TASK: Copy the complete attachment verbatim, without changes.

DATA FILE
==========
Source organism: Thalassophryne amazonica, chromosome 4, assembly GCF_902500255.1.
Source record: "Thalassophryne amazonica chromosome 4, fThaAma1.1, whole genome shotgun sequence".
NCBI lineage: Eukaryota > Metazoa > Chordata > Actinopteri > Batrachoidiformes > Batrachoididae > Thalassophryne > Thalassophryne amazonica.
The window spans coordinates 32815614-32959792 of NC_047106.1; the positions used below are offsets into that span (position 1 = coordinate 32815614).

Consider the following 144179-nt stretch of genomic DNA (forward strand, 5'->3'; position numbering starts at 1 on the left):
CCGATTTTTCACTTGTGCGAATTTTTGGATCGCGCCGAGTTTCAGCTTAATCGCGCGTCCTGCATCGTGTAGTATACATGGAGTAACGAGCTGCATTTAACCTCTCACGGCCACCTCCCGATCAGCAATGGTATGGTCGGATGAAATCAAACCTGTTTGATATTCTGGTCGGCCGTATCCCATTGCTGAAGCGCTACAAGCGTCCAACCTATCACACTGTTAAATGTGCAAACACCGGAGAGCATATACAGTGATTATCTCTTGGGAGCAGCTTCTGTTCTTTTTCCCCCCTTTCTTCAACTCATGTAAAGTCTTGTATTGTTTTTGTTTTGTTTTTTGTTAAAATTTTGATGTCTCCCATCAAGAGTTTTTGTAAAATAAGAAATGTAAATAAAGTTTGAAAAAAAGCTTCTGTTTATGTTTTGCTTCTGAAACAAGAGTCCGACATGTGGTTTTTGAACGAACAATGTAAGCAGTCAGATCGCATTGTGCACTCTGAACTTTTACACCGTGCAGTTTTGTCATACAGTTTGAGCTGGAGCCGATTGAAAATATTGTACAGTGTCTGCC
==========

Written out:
Source organism: Thalassophryne amazonica, chromosome 4, assembly GCF_902500255.1.
Source record: "Thalassophryne amazonica chromosome 4, fThaAma1.1, whole genome shotgun sequence".
NCBI lineage: Eukaryota > Metazoa > Chordata > Actinopteri > Batrachoidiformes > Batrachoididae > Thalassophryne > Thalassophryne amazonica.
The window spans coordinates 32815614-32959792 of NC_047106.1; the positions used below are offsets into that span (position 1 = coordinate 32815614).

Consider the following 144179-nt stretch of genomic DNA (forward strand, 5'->3'; position numbering starts at 1 on the left):
CCGATTTTTCACTTGTGCGAATTTTTGGATCGCGCCGAGTTTCAGCTTAATCGCGCGTCCTGCATCGTGTAGTATACATGGAGTAACGAGCTGCATTTAACCTCTCACGGCCACCTCCCGATCAGCAATGGTATGGTCGGATGAAATCAAACCTGTTTGATATTCTGGTCGGCCGTATCCCATTGCTGAAGCGCTACAAGCGTCCAACCTATCACACTGTTAAATGTGCAAACACCGGAGAGCATATACAGTGATTATCTCTTGGGAGCAGCTTCTGTTCTTTTTCCCCCCTTTCTTCAACTCATGTAAAGTCTTGTATTGTTTTTGTTTTGTTTTTTGTTAAAATTTTGATGTCTCCCATCAAGAGTTTTTGTAAAATAAGAAATGTAAATAAAGTTTGAAAAAAAGCTTCTGTTTATGTTTTGCTTCTGAAACAAGAGTCCGACATGTGGTTTTTGAACGAACAATGTAAGCAGTCAGATCGCATTGTGCACTCTGAACTTTTACACCGTGCAGTTTTGTCATACAGTTTGAGCTGGAGCCGATTGAAAATATTGTACAGTGTCTGCC